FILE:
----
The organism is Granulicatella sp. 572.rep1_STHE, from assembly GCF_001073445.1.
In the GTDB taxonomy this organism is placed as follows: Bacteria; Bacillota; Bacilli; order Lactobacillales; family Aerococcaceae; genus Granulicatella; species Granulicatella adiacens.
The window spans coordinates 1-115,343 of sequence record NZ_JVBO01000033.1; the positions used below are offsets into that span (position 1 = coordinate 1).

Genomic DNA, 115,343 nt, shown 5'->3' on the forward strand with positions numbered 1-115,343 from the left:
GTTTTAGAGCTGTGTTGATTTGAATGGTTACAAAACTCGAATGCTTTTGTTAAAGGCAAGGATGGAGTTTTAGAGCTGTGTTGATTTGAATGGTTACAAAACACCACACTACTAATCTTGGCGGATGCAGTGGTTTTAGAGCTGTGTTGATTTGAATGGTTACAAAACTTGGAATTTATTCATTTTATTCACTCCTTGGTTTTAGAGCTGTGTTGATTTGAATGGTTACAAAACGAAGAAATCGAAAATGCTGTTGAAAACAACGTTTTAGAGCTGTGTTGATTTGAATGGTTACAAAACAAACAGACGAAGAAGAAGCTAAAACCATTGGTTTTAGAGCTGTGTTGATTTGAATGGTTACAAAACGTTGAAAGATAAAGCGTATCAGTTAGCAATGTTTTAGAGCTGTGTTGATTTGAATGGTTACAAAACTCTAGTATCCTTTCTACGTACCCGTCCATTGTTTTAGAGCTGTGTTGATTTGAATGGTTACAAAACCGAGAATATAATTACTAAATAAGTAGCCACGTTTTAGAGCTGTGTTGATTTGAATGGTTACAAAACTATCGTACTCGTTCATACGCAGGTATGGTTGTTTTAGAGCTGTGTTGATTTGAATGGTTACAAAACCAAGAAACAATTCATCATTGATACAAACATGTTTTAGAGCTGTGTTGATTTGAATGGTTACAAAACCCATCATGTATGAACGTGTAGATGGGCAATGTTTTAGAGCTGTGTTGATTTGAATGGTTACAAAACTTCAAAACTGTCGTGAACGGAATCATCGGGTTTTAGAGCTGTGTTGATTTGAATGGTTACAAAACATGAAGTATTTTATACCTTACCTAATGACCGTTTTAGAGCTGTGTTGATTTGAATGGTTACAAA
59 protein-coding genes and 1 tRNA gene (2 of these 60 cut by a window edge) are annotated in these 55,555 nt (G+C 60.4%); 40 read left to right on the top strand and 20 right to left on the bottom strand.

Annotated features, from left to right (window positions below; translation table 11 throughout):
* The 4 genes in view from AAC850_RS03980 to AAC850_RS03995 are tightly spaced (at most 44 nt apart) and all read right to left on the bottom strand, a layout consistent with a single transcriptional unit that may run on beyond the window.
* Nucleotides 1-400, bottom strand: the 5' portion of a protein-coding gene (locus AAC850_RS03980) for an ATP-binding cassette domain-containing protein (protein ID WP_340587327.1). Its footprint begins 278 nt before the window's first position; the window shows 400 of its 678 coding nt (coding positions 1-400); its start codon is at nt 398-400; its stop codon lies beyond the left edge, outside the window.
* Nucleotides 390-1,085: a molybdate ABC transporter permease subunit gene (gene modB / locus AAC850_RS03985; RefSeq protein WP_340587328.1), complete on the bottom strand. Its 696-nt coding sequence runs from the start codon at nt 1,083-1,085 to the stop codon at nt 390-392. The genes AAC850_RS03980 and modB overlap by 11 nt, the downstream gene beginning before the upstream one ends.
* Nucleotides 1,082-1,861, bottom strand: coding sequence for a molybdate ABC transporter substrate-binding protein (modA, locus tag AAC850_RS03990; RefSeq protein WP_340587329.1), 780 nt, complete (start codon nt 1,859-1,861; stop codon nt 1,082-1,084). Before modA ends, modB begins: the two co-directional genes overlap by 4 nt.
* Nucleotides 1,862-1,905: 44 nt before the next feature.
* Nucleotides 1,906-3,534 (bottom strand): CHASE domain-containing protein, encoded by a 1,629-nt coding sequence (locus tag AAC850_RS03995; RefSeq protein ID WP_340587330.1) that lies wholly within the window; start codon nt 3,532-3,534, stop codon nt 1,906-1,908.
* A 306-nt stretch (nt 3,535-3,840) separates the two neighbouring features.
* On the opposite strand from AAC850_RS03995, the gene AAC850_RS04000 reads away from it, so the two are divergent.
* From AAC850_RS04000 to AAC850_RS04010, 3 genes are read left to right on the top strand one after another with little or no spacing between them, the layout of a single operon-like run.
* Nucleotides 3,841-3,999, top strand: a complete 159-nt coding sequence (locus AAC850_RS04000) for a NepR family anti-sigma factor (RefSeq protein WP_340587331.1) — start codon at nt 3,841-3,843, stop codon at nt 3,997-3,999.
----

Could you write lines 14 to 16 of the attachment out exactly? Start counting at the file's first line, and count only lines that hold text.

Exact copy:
* A 306-nt stretch (nt 3,535-3,840) separates the two neighbouring features.
* On the opposite strand from AAC850_RS03995, the gene AAC850_RS04000 reads away from it, so the two are divergent.
* From AAC850_RS04000 to AAC850_RS04010, 3 genes are read left to right on the top strand one after another with little or no spacing between them, the layout of a single operon-like run.